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Trade shows - Amsterdam Denim days

Amsterdam has staked its claim to be the jeanswear capital of Europe with a citywide initiative for the denim sector.

Along with Sweden, the Netherlands has long been seen as a vibrant and innovative market for jeanswear. It’s no surprise that G-Star, Denham, Hilfiger Denim and ethical pioneer Kuyichi are all based in Amsterdam.

Trading on this tradition, on May 7-8 new denim fabric fair Kingpins made its debut in the Dutch capital alongside a citywide initiative called Amsterdam Denim Days. This involved a separate denim show called Blueprint, full of inspiring vintage stalls, seminars with industry leaders including the legendary Adriano Goldschmied, and denim brand concepts. It was hosted by the House of Denim, a newly launched innovation centre in Amsterdam that will combine a jeans school, denim archive and sustainable laundry laboratory. Founder James Veenhoff is also setting up a jeanswear insiders’ meeting place called the Indigo Embassy, due to open by December.

Housed in Westergasfabriek, a former gasworks that is now an events space, Kingpins is the brainchild of Andrew Olah. Having worked in textile development since 1976, from 2004 he has run Kingpins shows in the US and Hong Kong. For his first European event, he handpicked 40 exhibitors encompassing fabric mills, denim laundries and denim service businesses. Visitors could attend seminars featuring denim leaders including Denham founder Jason Denham and trend forecasting service WGSN.

Olah’s plan is to create a forum in which retailers, buyers, brands and designers can be inspired, build personal relationships and take away strategies that can help them differentiate their own collections.

The Dutch initiative was welcomed by British jeanswear specialists, who are also being courted by Denim by Première Vision, the French fabric show’s specialist offshoot, which takes place in Barcelona on May 21-22.

Of Kingpins, Matt Brown, men’s denim designer from River Island, said: “This really is a denim event,” while his colleague, men’s denim buyer Tom Thurlow, added: “It’s a place to be inspired and build relationships.”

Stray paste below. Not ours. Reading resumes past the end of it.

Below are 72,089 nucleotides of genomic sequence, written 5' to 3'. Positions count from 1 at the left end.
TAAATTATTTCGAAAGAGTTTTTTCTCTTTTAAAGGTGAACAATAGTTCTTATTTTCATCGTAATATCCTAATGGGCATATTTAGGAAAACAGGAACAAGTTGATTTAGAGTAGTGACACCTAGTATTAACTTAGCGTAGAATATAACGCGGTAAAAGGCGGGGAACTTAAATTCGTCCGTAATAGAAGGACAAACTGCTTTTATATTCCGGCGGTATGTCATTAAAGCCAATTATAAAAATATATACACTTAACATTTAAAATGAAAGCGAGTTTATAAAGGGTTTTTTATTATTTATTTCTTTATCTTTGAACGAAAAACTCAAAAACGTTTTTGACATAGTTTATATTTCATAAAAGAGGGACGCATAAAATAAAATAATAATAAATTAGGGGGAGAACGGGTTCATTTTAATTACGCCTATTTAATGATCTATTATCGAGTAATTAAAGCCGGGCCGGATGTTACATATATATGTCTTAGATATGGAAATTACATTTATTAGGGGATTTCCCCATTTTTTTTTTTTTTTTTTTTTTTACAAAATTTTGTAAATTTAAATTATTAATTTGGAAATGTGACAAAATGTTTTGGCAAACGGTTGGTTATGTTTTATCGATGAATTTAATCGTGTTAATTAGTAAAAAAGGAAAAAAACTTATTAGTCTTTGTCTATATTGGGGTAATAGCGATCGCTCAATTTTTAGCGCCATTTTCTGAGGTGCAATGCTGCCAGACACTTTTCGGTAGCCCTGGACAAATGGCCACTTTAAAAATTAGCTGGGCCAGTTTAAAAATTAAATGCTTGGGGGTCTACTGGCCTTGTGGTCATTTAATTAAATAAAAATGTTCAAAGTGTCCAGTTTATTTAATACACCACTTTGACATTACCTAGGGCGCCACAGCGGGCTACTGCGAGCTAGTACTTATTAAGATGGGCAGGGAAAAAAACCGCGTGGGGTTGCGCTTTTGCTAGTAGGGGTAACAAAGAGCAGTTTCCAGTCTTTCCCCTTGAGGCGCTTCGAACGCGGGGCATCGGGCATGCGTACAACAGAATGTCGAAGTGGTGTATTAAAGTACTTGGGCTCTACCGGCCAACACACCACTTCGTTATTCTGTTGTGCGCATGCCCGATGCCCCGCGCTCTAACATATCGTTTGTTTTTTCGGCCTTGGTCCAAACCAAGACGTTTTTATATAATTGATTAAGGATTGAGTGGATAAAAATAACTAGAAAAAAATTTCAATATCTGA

Trendwise, the two-day Dutch initiative underlined that technical fabric innovation and craftsmanship are the major concerns in jeanswear product development. No consumer “needs” a new pair of jeans, so it is critical for any denim business to deliver fabric innovation that exceeds customer expectation in order to give them a new reason to buy. Denim is enjoying a revival and buyers are reporting buoyant sales, with consumers purchasing from brands and retailers that offer superior fit and quality.

Goldschmied told a Blueprint seminar: “Consumers are requiring functionality in denim that they have not asked for before in terms of comfort. Brands need to pay attention, as do buyers to deliver it.” Denham highlighted the importance of fabric innovation for men’s as well as women’s jeans: “I never thought I would see the day when guys with beards and tattoos were coming into our stores asking for super-soft, comfortable, skin-tight jeans.”

In the other strong trend, elements of craftsmanship are being used to build the brand experience and a compelling product offer.

Exhibitors illustrated some of the ways craftsmanship can be used to build collections: Crafted fits Stretch innovation from expert denim mills means brands can deliver sculpted fits like never before. Investing in these high-performance fabrics helps deliver a quality guarantee to customers that can improve brand loyalty.

Personalisation Whether at product development stage or in store, using techniques such as lasering, 3D texturing, foiling or customisation is critical to developing a unique point of view.

Denim details Customers value extra details in denim. Whether in pocket lining, stitch colours or construction ideas that are unique to a brand, creating distinctive details gives customers an extra gift.

Using crafted in a modern way Building in traditional craftsmanship features, which might originate from Japanese workwear or American mend-and-repair techniques, offers a way for modern denim collections to create distinctive brand stories. Alex Jaspers, global brand manager for Scotch & Soda, summed up the approach: “We aim to deliver a jean that is as beautiful on the inside as it is outside.”

The next Kingpins event in Amsterdam will be on October 28-29, and expect to see an even stronger turnout from the denim community there. With Kingpins and Amsterdam Denim Days, you get a lot of jeanswear inspiration as a return on your investment.

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